Category Archives: DeKalb Schools

Capacity Determination Guide

So, the capacity of your school is constantly changing. What’s up with that?

Last week I discussed the Enrollment/Capacity/Trailers in Region 1 Elementary Schools. How does the school district arrive at those capacity numbers?

Supporting Documents
 Austin ES Redistricting – Capacity History and Summary
 Doraville United ES Redistricting – Capacity History and Summary
 Prototype Elementary School Capacity Report Analysis
 2017 Capacity Reports – All DeKalb Schools

Capacity Determination Guide

The functional capacity of an educational facility is defined as the number of students the facility can accommodate. The “Instructional Use Model” recognizes that the functional capacity of a school is dependent on the use of instructional spaces by educational programs offered by the school for any given year. The Instructional Use Model methodology first counts the numbers of the various types of instructional rooms in the school, which creates the school’s room inventory.

Typical room types include: general classrooms, kindergarten rooms, special education rooms, science rooms, gyms, etc. The room type inventory can change from year to year depending on the educational programs offered in the school or how the various rooms in a school are used.

The total of rooms for each room type is then multiplied by the maximum students‐per‐room (or the loading factor) to determine the capacity by room type. Loading factors vary by educational program and are comparable to a “teacher/student ratio”. The capacities of all room types are totaled to identify the gross capacity for the school.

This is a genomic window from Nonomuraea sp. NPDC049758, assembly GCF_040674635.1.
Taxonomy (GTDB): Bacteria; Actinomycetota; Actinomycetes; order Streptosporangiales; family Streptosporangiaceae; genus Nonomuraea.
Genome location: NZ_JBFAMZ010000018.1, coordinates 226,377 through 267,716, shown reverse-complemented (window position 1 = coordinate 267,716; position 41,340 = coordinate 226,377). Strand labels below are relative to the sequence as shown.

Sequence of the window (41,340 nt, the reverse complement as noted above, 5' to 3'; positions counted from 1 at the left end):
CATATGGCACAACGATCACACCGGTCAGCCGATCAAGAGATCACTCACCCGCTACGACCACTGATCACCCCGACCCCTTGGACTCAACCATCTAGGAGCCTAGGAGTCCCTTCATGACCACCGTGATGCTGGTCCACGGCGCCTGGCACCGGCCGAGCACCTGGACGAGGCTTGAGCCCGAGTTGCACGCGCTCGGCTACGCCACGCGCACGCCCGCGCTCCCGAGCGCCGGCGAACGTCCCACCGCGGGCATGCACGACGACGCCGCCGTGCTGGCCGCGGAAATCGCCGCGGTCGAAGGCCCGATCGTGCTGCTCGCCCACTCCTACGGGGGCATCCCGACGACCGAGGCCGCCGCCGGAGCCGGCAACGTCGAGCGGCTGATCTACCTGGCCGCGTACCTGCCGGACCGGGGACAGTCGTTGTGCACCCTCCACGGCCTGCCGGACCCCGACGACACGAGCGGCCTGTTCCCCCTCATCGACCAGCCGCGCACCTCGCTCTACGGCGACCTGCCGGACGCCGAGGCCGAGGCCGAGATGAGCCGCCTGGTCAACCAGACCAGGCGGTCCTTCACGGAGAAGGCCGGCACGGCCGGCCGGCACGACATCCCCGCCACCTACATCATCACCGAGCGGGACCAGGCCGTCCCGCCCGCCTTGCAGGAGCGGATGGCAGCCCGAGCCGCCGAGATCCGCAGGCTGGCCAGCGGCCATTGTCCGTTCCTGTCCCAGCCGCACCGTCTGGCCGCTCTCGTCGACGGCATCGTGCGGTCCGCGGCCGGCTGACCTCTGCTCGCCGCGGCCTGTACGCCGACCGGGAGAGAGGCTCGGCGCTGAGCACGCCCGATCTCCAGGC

The gross capacity for the school is then multiplied by a scheduling factor, which takes into account the realities of how the space is used, to determine the functional capacity. The scheduling factor recognizes the fact that, typically, not all classrooms are scheduled for every period at a school. For example, high school students move from room to room and enroll in a variety of courses. As a result, some rooms will sit empty or will be less than fully occupied at any given time. Teacher preparation periods will also contribute to rooms not being used for instruction at a particular time. Therefore DCSD uses a 65 percent scheduling factor to reduce the gross capacity of the building to reflect the unused rooms due to the realities of how a high school functions. Middle schools and elementary schools are assigned a 85 percent scheduling factor.

On the capacity calculation sheets, you’ll notice a line item for Adjustments (to account for over/under utilized space). If a classroom needs to be tweaked for some reason, there is also a balancing item called “Adjustments”. For example, let’s say one of the 4-5 rooms is much smaller than the others and can only hold 26 students. Then there is an adjustment of “-5” to account for that small room. The adjustment is subjective and ripe for abuse. If this number is large, then something is wrong (putting students in a classroom they shouldn’t be in, data manipulation, etc …).

The following exhibit lists the loading factors and scheduling factors used to calculate the functional capacities for DeKalb Schools. Since different scheduling and instructional models are used at elementary, middle, and high schools; the room types are divided into three levels with different loading factors at each level.



Elementary Schools – 85%
Middle Schools – 80%
High Schools – 65%


In schools with low enrollment, there could be rooms that were built for instructional use and are now being used for non‐instructional uses. These underutilized rooms should be classified as general classrooms.

Career Technological spaces many times have combination of a lab and classroom paired together. The paired is counted as one space and provided as the capacity shown in R.43 (above).

Media Centers and High School Orchestra rooms are considered instructional units by Georgia Department of Education (GA DOE). These rooms are included as their own room types but DO NOT contribute to capacity.